Queer Fiction Blog: July 2020

Welcome to the July 2020 edition of the Queer Fiction Blog! This month we have a gender bending retelling of King Arthur, a fantasy concerning love and regrets, and an historical romance with lots of pining and hurt/comfort. We hope you find something here to enjoy!

Happy Reading!

Title/Author: Once & Future by Amy Rose Capetta & Cory McCarthy

Reviewer: Allison

Summary: Ari Helix is a fugitive refugee in the territory controlled by the tyrannical Mercer corporation. When she crash-lands on Old Earth and pulls a sword from its ancient resting place, she is revealed to be the newest reincarnation of King Arthur. Merlin, who has aged backward over the centuries into a teenager, tells her that together they must break the curse that keeps Arthur coming back. Defeat the cruel, oppressive government and bring peace and equality to the universe.

Series/Standalone: Series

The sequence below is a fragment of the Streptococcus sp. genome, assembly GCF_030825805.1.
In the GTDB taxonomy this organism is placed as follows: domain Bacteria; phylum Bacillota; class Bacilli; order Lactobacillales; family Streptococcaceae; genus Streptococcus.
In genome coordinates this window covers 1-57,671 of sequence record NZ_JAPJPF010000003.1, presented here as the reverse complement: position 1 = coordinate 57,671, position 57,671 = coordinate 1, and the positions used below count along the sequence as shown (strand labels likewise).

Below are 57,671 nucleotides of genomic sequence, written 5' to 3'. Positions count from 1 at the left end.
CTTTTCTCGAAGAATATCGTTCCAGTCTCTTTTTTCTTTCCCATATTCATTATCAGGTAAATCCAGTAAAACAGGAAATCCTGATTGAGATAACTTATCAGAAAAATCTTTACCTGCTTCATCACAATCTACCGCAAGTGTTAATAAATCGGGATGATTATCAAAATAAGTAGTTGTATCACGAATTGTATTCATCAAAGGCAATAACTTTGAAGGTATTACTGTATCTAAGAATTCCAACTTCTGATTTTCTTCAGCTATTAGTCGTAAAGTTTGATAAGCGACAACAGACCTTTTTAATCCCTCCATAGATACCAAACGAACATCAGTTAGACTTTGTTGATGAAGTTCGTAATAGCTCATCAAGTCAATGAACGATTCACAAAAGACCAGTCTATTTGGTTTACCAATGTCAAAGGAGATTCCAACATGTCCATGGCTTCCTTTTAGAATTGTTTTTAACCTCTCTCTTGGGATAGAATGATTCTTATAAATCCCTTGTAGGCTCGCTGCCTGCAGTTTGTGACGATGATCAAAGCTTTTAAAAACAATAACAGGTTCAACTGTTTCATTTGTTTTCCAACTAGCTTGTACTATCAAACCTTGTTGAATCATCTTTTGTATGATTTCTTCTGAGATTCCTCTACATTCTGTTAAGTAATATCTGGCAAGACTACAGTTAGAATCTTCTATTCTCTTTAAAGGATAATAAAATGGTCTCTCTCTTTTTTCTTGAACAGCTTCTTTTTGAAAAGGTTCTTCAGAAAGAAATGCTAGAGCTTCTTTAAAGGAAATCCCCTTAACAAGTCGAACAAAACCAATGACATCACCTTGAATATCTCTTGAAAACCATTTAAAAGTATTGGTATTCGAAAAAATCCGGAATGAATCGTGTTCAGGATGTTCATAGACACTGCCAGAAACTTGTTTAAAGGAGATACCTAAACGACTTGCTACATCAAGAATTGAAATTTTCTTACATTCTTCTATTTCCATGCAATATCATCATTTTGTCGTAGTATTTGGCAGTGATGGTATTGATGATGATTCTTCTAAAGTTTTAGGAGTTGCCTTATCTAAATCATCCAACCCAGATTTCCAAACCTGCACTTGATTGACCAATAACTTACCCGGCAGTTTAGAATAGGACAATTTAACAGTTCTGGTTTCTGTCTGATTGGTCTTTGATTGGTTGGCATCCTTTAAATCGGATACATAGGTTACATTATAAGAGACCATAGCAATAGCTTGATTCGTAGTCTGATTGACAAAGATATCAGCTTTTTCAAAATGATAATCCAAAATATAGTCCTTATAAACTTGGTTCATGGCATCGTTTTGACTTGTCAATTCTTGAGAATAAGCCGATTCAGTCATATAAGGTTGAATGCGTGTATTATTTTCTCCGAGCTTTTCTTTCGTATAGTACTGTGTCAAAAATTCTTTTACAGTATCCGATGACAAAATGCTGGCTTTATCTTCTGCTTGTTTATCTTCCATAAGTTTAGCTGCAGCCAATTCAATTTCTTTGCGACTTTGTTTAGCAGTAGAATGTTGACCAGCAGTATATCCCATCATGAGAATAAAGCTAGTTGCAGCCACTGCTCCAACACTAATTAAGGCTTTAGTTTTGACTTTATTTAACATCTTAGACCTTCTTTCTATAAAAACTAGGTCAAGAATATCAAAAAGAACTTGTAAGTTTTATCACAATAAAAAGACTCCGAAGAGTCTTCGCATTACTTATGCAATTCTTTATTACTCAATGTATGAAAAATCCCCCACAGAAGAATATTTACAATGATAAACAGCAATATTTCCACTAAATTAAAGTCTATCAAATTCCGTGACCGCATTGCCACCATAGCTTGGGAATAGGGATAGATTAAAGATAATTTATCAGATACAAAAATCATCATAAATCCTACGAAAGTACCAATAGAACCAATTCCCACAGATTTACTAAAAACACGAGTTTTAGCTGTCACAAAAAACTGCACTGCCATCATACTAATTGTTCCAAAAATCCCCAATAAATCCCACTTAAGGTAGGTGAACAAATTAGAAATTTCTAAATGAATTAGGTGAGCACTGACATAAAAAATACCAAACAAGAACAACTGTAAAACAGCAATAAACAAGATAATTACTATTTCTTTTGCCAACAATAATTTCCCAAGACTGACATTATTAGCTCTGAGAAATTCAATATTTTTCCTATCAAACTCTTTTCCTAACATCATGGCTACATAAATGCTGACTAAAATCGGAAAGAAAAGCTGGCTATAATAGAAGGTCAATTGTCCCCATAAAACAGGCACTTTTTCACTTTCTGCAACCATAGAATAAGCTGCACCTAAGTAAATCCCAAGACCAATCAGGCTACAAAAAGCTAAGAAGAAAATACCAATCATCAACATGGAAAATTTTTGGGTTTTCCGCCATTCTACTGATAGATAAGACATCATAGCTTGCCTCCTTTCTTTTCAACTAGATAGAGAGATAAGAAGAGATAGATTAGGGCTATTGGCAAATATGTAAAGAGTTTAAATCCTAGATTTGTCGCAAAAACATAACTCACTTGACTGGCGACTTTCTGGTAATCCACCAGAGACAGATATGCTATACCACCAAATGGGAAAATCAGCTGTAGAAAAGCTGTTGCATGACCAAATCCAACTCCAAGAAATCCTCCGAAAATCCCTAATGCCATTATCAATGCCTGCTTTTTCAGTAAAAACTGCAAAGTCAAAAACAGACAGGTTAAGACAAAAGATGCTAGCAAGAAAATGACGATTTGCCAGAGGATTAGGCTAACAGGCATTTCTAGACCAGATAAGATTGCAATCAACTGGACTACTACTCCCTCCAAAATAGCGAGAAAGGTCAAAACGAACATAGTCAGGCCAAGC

Genre/Sub-genre: Young Adult / Science Fiction

Book Format: Print

Length: 354 pages

LGBTQ+ Orientation: Too many to list; this book has a LOT of representation

Content Warnings: Mentions of past genocide; racism, sexism, misgendering (all immediately addressed on page)

Well-written/Editor Needed: Editor needed

Would I Recommend?: Maybe

Personal thoughts: I was really excited for this book because I love a good Arthurian retelling and I really loved the idea of an Arthurian retelling that gender-bends Arthur and queers up the knights. In that sense, the book absolutely delivers. Nearly every character in this book is queer, which is more reflective of my friend group and experience than most other fiction I’ve read that has queer characters. Problematic behaviors are handled with kindness and on-page so you get to witness growth in real time in a way that feels organic. The banter and relationships between the characters that make up the core cast are charming and heartwarming and were easily my favorite parts of the book.